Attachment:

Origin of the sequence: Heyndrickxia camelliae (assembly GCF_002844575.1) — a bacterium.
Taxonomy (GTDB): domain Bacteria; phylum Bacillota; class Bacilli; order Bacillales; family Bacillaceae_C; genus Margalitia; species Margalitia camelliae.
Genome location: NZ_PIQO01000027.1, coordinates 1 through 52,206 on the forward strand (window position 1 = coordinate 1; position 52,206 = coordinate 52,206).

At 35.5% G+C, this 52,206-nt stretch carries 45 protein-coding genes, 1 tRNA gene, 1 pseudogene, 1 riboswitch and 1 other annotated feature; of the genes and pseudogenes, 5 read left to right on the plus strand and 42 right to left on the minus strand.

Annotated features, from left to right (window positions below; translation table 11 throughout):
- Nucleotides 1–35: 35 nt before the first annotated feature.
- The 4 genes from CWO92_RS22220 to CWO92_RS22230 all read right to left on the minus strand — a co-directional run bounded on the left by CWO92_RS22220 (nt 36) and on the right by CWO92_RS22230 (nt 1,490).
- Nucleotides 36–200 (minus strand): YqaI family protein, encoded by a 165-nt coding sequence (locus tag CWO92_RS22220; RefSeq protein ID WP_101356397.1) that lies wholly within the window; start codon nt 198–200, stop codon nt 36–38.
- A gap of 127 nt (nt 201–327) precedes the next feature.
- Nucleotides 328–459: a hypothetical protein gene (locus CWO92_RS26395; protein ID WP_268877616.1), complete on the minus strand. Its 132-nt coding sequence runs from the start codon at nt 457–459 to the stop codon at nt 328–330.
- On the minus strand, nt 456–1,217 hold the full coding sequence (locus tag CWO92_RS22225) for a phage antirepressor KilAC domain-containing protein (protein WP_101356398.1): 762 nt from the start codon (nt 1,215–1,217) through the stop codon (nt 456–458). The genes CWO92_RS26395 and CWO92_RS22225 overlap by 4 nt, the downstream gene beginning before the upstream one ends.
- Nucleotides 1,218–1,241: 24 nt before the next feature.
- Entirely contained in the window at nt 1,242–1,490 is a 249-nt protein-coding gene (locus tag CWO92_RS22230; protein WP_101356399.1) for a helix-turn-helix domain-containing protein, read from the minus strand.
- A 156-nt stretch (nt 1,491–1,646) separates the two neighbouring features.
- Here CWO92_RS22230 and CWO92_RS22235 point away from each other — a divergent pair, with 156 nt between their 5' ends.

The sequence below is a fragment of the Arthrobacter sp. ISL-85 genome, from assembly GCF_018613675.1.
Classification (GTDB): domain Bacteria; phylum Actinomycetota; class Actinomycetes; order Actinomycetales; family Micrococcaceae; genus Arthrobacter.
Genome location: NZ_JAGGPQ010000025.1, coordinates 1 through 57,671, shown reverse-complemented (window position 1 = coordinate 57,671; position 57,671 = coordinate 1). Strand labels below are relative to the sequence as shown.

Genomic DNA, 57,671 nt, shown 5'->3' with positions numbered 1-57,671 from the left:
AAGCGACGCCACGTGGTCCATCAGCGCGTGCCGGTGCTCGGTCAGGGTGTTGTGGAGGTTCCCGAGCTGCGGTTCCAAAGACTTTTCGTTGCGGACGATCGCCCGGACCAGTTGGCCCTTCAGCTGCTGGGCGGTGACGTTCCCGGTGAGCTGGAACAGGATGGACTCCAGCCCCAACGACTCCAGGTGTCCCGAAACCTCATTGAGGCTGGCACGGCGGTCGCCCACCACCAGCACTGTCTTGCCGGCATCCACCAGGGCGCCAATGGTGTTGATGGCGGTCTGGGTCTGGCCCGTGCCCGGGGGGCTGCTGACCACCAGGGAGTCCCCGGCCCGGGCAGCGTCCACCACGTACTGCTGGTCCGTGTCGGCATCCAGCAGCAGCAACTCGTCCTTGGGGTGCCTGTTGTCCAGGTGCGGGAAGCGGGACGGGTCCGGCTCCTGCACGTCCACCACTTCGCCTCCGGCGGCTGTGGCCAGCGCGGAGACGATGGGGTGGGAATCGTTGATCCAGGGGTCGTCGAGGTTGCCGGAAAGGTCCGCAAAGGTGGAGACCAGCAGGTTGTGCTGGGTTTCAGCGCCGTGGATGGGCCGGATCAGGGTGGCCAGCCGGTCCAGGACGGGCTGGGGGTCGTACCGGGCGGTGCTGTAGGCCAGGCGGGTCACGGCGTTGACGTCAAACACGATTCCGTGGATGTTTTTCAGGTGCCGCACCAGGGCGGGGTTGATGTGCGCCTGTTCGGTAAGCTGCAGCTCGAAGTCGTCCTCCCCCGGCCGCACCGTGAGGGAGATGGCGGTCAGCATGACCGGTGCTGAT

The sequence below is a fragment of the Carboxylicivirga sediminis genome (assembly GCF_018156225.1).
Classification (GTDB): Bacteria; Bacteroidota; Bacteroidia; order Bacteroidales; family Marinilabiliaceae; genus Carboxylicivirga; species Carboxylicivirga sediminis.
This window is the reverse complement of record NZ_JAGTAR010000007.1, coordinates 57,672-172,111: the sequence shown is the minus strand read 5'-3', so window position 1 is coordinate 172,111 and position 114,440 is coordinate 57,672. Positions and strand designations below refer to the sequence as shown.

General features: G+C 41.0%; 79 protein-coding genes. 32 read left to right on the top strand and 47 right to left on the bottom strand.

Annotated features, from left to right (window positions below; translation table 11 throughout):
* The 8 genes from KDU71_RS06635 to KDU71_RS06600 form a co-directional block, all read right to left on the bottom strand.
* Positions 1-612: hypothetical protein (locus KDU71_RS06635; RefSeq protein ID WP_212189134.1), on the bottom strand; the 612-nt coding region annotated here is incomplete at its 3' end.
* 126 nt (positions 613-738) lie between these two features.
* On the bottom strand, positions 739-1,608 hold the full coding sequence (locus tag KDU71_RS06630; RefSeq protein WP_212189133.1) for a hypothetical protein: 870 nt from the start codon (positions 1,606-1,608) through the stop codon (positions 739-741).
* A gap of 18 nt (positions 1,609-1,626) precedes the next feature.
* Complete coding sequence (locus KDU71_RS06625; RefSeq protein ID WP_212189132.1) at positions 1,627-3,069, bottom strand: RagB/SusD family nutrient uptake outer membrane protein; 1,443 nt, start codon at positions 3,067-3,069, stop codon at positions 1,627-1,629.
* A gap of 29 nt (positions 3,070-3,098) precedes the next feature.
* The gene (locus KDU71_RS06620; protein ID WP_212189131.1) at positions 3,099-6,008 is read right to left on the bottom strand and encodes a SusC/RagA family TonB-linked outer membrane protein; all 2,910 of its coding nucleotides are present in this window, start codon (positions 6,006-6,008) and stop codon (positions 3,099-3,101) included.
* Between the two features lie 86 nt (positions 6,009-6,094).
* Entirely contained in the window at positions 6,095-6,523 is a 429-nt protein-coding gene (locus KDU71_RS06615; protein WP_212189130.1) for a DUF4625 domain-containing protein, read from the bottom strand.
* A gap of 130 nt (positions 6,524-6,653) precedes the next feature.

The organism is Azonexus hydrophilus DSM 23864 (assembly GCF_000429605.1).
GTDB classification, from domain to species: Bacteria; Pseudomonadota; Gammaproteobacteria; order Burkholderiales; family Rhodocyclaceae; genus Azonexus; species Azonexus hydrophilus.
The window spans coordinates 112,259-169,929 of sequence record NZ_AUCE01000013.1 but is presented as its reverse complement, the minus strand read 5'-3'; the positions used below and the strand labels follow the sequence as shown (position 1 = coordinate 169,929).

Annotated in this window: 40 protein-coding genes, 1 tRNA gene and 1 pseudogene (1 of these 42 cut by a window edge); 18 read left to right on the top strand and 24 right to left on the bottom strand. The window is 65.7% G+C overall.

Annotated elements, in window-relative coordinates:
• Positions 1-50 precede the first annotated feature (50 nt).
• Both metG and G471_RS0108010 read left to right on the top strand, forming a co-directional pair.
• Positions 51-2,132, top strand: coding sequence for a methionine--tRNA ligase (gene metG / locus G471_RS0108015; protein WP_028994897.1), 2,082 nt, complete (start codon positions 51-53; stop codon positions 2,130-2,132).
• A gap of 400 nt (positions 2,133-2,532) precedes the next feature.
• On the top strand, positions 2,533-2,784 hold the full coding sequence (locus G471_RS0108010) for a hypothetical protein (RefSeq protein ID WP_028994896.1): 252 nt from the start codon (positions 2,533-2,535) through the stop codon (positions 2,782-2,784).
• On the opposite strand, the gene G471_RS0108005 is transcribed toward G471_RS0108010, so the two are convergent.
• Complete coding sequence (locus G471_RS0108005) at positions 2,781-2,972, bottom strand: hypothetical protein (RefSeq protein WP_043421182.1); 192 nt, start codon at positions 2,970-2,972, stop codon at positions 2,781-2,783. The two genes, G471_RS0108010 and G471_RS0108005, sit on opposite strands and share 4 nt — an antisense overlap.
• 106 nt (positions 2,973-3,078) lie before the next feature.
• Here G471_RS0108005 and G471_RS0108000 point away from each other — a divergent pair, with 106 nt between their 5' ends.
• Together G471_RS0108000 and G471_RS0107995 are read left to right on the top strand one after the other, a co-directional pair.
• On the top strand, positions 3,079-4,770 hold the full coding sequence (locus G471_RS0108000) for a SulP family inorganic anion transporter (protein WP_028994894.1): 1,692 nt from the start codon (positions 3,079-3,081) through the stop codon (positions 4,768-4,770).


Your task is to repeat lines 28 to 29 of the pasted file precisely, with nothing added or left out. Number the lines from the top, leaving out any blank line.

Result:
* 126 nt (positions 613-738) lie between these two features.
* On the bottom strand, positions 739-1,608 hold the full coding sequence (locus tag KDU71_RS06630; RefSeq protein WP_212189133.1) for a hypothetical protein: 870 nt from the start codon (positions 1,606-1,608) through the stop codon (positions 739-741).